Thursday, 28 July 2011

My Last Summer by Kerem Mermutlu

My Last Summer is about an 18 year old Taiwanese girl who works in a cafe at the airport. She sees people flying away every day and secretly wants to be one of them. She wants to fly away to Hollywood and become an actress. This is the story of her last summer in Taiwan as she works to earn enough to book her flight and go...

For a young adult book, this deals with a lot of very adult themes - namely sex, relationships, intoxicating escapism and family divides. The inexperience and naivety of our heroine is made all the more tangible by the fact that she is not a native English speaker. Her manner of speaking is very "correct", never colloquial and in doing so she grabs the reader and pulls them head first into her world to see life from her perspective. As she takes you along, see her first love and her constant battle between making herself or her family happy. Watch as she starts to learn that there are many sides to people and just as people can let you down, they also have the ability to make your life better.

Our heroine is also adorably weird. She passes the time at work by seeing how long she can remain silent and then tries to break her own record - and yet she finds her hi-fiving work pal and the boy at the book store strange...

Mermetlu's writing style is very unique and with incredibly short chapters it jumps a lot but somehow manages to flow really well. The characters have no names, simply referred to as father, brother, the girl who also wants to be an actress but only on T.V. and the boy from the bookstore. They are all identified by what they do and what relationship they have to her.

The one thing I will see is that the writing style may be difficult for some to get into. This is by no stretch a negative on the book, simply an acknowledgement that it might not be everyone's cup of tea. But if you like books that push boundaries, try new things and experiment with style then you absolutely must try this one. Plus, for those who don't have the patience for big chunky books, this is nice and short! :)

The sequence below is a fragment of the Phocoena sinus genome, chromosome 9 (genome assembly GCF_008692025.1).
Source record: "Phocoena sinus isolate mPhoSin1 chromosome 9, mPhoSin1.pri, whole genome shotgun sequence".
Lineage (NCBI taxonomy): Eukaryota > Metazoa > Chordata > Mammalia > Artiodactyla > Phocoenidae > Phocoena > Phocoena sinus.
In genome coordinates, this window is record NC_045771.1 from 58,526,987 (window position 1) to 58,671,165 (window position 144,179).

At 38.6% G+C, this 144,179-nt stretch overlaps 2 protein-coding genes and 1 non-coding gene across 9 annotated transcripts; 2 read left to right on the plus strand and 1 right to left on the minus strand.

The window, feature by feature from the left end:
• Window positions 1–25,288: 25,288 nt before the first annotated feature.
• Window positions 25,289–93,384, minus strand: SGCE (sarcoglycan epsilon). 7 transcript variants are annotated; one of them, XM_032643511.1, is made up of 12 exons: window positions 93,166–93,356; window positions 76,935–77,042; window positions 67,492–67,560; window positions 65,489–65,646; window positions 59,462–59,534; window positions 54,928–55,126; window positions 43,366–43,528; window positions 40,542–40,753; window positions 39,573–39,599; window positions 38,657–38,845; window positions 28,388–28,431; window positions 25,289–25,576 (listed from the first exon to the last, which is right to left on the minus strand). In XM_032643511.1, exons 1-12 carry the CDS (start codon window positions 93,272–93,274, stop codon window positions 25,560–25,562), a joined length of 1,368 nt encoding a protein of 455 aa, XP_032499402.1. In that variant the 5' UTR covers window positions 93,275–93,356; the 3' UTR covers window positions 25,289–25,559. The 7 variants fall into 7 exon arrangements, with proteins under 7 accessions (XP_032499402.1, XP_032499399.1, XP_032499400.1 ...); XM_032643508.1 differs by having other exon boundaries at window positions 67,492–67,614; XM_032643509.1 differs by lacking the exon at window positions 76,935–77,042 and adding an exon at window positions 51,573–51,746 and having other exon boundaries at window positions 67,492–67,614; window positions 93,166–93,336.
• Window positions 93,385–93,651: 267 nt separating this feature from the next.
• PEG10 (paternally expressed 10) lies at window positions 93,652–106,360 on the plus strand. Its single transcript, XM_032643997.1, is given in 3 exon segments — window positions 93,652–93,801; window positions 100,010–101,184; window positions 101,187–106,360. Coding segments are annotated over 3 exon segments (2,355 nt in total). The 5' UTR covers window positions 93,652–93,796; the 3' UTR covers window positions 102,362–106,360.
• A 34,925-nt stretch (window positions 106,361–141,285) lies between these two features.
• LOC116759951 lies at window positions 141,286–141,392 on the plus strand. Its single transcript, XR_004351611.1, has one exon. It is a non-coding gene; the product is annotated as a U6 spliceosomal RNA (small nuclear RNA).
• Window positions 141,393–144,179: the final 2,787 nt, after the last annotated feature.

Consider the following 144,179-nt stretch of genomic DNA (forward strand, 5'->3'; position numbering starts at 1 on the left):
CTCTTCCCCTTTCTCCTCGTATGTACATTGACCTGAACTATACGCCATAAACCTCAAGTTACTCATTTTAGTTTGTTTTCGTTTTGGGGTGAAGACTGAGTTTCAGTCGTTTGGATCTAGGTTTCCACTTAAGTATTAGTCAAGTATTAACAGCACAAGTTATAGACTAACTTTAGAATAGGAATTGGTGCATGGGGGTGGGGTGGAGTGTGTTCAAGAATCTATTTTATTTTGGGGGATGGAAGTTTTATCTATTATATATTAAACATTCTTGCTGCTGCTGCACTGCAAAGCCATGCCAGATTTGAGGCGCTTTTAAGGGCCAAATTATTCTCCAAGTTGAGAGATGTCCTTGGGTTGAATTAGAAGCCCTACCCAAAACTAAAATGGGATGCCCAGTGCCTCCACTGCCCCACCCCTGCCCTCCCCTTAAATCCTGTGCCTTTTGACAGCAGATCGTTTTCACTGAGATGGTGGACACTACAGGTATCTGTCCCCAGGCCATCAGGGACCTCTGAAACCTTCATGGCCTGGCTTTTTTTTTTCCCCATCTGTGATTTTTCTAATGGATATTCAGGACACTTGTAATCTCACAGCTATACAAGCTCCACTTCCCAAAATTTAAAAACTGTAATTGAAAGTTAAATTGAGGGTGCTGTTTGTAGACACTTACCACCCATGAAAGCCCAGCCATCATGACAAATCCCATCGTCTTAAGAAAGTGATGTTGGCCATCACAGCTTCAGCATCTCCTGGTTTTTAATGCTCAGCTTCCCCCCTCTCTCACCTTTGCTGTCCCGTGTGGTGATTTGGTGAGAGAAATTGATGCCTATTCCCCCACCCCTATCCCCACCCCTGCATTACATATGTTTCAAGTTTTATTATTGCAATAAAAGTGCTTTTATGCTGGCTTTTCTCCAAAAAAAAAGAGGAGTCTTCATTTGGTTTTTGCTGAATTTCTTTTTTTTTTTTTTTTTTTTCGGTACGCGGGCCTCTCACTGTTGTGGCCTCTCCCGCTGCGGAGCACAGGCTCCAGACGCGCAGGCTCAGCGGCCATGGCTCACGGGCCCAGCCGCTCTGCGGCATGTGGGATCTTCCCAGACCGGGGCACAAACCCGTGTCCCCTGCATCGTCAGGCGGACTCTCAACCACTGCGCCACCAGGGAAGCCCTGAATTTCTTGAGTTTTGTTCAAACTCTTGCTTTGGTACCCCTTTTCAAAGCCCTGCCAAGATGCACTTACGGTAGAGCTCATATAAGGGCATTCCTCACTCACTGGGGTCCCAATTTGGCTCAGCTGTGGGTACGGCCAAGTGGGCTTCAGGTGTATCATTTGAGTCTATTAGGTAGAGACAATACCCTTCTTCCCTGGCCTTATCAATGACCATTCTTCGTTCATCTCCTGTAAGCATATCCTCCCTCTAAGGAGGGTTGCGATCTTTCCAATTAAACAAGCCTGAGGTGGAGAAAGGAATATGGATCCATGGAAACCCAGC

Kerem can be found on twitter and the book is available as an ebook now.
Click here to check out the interview with the author himself.

Enjoy xx

Horrible Bosses

Horrible Bosses is the story of three guys who are so unhappy with their bosses, and don't feel like they can quit their jobs, that they decide to off them. What they don't realise is that life is what happens to you while you're busy making other plans and as they try to come up with the best way to achieve their goal, their plans go slightly awry. 

The three guys are not the important part of this film though - it is the bosses who steal the show. Jennifer Aniston plays Julia, the sex crazed man-eater, Kevin Spacey plays Dave Harken, the psycho and Colin Farrell (not remotely attractive thanks to some hair and make-up magic!) plays Bobby, the coke-head "tool". Harken clearly is slightly unhinged, Julia will get her man even if she has to resort to blackmail and when Bobby tells his guy to "trim the fat" he literally means fire the fat people.

With brilliant and all-too-minor cameos from Donald Sutherland and Jamie Foxx, the men's attempts to rid themselves of these evil bosses go from bad to worse in what is a surprising and hilarious plot. I had absolutely no clue what was going to happen in the next scene, let alone the end of the film.  The whole cinema was laughing out loud (often embarrassingly so).

Sadly, it's a little too like The Hangover which makes it look like its not as cool cousin but still very worth a watch.

Enjoy xxx